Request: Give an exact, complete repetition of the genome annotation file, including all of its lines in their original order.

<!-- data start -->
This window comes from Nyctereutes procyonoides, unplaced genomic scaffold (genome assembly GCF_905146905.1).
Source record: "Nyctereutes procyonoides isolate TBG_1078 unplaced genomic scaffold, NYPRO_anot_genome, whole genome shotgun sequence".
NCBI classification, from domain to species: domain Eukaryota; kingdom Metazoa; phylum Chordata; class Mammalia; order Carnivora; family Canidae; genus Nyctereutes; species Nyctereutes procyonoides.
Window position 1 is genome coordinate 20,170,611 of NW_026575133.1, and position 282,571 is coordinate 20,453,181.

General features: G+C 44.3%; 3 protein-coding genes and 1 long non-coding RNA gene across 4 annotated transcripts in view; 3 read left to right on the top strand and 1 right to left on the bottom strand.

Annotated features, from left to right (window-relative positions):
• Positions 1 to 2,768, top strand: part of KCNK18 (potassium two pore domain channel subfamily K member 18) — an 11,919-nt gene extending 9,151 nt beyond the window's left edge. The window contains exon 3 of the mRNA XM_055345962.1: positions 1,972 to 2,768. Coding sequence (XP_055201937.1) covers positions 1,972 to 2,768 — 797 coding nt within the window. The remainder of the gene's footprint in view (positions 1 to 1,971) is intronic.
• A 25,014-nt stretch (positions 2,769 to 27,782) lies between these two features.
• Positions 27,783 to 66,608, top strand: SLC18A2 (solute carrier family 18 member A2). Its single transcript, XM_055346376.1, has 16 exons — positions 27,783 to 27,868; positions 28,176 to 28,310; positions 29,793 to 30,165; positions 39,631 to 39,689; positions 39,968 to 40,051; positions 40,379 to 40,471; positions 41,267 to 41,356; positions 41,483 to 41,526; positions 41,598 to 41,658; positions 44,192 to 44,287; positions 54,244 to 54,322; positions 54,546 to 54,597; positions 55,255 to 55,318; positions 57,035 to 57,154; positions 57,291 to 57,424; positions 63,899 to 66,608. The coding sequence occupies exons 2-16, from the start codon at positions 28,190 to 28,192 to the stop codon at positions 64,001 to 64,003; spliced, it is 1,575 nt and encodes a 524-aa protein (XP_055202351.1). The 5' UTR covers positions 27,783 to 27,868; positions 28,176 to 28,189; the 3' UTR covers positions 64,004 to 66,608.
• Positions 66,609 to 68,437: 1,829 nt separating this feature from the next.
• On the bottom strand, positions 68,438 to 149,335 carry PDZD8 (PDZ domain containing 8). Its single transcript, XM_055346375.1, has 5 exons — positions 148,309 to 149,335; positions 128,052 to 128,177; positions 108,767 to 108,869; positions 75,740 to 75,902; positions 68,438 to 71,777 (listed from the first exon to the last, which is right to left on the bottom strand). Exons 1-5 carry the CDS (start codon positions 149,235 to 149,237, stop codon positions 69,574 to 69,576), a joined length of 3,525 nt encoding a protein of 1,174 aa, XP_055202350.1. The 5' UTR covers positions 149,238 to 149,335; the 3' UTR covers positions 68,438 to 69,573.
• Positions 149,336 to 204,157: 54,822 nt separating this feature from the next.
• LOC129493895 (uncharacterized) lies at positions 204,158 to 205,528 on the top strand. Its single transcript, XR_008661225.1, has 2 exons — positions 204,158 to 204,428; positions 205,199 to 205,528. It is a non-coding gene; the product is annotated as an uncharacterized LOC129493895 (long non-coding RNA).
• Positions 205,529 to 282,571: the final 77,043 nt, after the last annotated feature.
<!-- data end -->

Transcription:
This window comes from Nyctereutes procyonoides, unplaced genomic scaffold (genome assembly GCF_905146905.1).
Source record: "Nyctereutes procyonoides isolate TBG_1078 unplaced genomic scaffold, NYPRO_anot_genome, whole genome shotgun sequence".
NCBI classification, from domain to species: domain Eukaryota; kingdom Metazoa; phylum Chordata; class Mammalia; order Carnivora; family Canidae; genus Nyctereutes; species Nyctereutes procyonoides.
Window position 1 is genome coordinate 20,170,611 of NW_026575133.1, and position 282,571 is coordinate 20,453,181.

General features: G+C 44.3%; 3 protein-coding genes and 1 long non-coding RNA gene across 4 annotated transcripts in view; 3 read left to right on the top strand and 1 right to left on the bottom strand.

Annotated features, from left to right (window-relative positions):
• Positions 1 to 2,768, top strand: part of KCNK18 (potassium two pore domain channel subfamily K member 18) — an 11,919-nt gene extending 9,151 nt beyond the window's left edge. The window contains exon 3 of the mRNA XM_055345962.1: positions 1,972 to 2,768. Coding sequence (XP_055201937.1) covers positions 1,972 to 2,768 — 797 coding nt within the window. The remainder of the gene's footprint in view (positions 1 to 1,971) is intronic.
• A 25,014-nt stretch (positions 2,769 to 27,782) lies between these two features.
• Positions 27,783 to 66,608, top strand: SLC18A2 (solute carrier family 18 member A2). Its single transcript, XM_055346376.1, has 16 exons — positions 27,783 to 27,868; positions 28,176 to 28,310; positions 29,793 to 30,165; positions 39,631 to 39,689; positions 39,968 to 40,051; positions 40,379 to 40,471; positions 41,267 to 41,356; positions 41,483 to 41,526; positions 41,598 to 41,658; positions 44,192 to 44,287; positions 54,244 to 54,322; positions 54,546 to 54,597; positions 55,255 to 55,318; positions 57,035 to 57,154; positions 57,291 to 57,424; positions 63,899 to 66,608. The coding sequence occupies exons 2-16, from the start codon at positions 28,190 to 28,192 to the stop codon at positions 64,001 to 64,003; spliced, it is 1,575 nt and encodes a 524-aa protein (XP_055202351.1). The 5' UTR covers positions 27,783 to 27,868; positions 28,176 to 28,189; the 3' UTR covers positions 64,004 to 66,608.
• Positions 66,609 to 68,437: 1,829 nt separating this feature from the next.
• On the bottom strand, positions 68,438 to 149,335 carry PDZD8 (PDZ domain containing 8). Its single transcript, XM_055346375.1, has 5 exons — positions 148,309 to 149,335; positions 128,052 to 128,177; positions 108,767 to 108,869; positions 75,740 to 75,902; positions 68,438 to 71,777 (listed from the first exon to the last, which is right to left on the bottom strand). Exons 1-5 carry the CDS (start codon positions 149,235 to 149,237, stop codon positions 69,574 to 69,576), a joined length of 3,525 nt encoding a protein of 1,174 aa, XP_055202350.1. The 5' UTR covers positions 149,238 to 149,335; the 3' UTR covers positions 68,438 to 69,573.
• Positions 149,336 to 204,157: 54,822 nt separating this feature from the next.
• LOC129493895 (uncharacterized) lies at positions 204,158 to 205,528 on the top strand. Its single transcript, XR_008661225.1, has 2 exons — positions 204,158 to 204,428; positions 205,199 to 205,528. It is a non-coding gene; the product is annotated as an uncharacterized LOC129493895 (long non-coding RNA).
• Positions 205,529 to 282,571: the final 77,043 nt, after the last annotated feature.